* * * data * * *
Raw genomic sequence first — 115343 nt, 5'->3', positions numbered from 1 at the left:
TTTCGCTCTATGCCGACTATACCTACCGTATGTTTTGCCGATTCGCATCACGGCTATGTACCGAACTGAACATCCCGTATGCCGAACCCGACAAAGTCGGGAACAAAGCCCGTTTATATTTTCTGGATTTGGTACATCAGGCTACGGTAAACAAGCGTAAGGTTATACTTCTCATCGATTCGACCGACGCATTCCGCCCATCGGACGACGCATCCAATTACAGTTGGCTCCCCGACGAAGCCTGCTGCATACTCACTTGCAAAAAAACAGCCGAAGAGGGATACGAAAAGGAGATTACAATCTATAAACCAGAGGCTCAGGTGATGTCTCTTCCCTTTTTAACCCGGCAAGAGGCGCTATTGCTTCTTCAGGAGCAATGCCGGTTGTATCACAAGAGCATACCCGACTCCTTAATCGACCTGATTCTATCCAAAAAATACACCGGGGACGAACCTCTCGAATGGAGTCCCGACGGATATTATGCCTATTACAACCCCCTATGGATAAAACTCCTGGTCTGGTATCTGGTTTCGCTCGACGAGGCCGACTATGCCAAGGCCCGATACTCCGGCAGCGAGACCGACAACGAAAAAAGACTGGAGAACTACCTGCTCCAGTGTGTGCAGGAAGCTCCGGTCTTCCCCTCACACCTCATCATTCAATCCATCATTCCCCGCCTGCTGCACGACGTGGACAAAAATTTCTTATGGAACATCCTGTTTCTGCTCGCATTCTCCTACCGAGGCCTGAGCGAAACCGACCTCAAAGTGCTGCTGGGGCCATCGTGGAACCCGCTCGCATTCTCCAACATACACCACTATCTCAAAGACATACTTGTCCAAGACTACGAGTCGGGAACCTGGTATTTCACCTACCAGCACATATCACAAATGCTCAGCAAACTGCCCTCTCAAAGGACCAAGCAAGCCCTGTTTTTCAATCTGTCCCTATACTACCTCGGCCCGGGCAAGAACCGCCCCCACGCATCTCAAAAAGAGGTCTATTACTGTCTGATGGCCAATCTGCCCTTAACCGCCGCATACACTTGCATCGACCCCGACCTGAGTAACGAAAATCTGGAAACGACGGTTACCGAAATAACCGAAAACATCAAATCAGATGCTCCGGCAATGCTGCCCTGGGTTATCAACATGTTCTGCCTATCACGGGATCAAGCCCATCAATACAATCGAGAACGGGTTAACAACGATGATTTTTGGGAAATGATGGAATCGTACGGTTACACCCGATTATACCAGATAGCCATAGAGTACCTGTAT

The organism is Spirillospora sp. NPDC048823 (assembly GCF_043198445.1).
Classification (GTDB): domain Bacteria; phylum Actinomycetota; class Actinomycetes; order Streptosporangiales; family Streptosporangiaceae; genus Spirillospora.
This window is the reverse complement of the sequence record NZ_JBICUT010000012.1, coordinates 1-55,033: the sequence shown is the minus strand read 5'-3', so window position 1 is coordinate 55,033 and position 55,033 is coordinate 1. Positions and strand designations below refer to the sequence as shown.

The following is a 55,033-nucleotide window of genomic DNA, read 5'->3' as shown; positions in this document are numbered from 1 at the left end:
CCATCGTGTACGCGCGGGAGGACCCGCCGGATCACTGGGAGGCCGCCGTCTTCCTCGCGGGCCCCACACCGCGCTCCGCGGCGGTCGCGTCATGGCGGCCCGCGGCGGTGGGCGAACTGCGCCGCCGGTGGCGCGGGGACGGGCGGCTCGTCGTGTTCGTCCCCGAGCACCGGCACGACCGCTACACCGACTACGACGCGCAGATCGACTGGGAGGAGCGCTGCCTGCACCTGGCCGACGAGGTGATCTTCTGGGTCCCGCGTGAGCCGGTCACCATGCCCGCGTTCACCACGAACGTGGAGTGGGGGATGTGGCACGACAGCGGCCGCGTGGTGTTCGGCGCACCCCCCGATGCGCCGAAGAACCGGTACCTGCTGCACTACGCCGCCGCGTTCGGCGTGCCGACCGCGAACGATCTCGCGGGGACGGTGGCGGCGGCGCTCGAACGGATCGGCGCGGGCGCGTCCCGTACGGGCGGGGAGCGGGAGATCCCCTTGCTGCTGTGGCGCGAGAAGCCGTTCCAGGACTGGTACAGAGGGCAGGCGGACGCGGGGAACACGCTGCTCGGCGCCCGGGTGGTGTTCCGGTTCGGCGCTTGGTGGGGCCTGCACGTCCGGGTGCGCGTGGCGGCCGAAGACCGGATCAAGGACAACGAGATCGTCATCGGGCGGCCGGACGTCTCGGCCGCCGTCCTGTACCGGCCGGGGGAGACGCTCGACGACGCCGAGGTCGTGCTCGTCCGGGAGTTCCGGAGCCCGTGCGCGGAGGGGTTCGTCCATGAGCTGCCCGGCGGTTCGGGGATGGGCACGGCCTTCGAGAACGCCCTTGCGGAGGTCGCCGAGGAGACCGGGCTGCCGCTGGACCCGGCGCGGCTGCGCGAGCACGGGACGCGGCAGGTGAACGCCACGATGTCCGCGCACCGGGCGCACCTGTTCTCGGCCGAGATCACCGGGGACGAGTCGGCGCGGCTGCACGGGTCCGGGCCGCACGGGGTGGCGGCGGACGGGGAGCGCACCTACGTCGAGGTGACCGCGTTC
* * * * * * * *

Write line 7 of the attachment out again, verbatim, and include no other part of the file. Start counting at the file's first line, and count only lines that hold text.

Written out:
CCATCGTGTACGCGCGGGAGGACCCGCCGGATCACTGGGAGGCCGCCGTCTTCCTCGCGGGCCCCACACCGCGCTCCGCGGCGGTCGCGTCATGGCGGCCCGCGGCGGTGGGCGAACTGCGCCGCCGGTGGCGCGGGGACGGGCGGCTCGTCGTGTTCGTCCCCGAGCACCGGCACGACCGCTACACCGACTACGACGCGCAGATCGACTGGGAGGAGCGCTGCCTGCACCTGGCCGACGAGGTGATCTTCTGGGTCCCGCGTGAGCCGGTCACCATGCCCGCGTTCACCACGAACGTGGAGTGGGGGATGTGGCACGACAGCGGCCGCGTGGTGTTCGGCGCACCCCCCGATGCGCCGAAGAACCGGTACCTGCTGCACTACGCCGCCGCGTTCGGCGTGCCGACCGCGAACGATCTCGCGGGGACGGTGGCGGCGGCGCTCGAACGGATCGGCGCGGGCGCGTCCCGTACGGGCGGGGAGCGGGAGATCCCCTTGCTGCTGTGGCGCGAGAAGCCGTTCCAGGACTGGTACAGAGGGCAGGCGGACGCGGGGAACACGCTGCTCGGCGCCCGGGTGGTGTTCCGGTTCGGCGCTTGGTGGGGCCTGCACGTCCGGGTGCGCGTGGCGGCCGAAGACCGGATCAAGGACAACGAGATCGTCATCGGGCGGCCGGACGTCTCGGCCGCCGTCCTGTACCGGCCGGGGGAGACGCTCGACGACGCCGAGGTCGTGCTCGTCCGGGAGTTCCGGAGCCCGTGCGCGGAGGGGTTCGTCCATGAGCTGCCCGGCGGTTCGGGGATGGGCACGGCCTTCGAGAACGCCCTTGCGGAGGTCGCCGAGGAGACCGGGCTGCCGCTGGACCCGGCGCGGCTGCGCGAGCACGGGACGCGGCAGGTGAACGCCACGATGTCCGCGCACCGGGCGCACCTGTTCTCGGCCGAGATCACCGGGGACGAGTCGGCGCGGCTGCACGGGTCCGGGCCGCACGGGGTGGCGGCGGACGGGGAGCGCACCTACGTCGAGGTGACCGCGTTC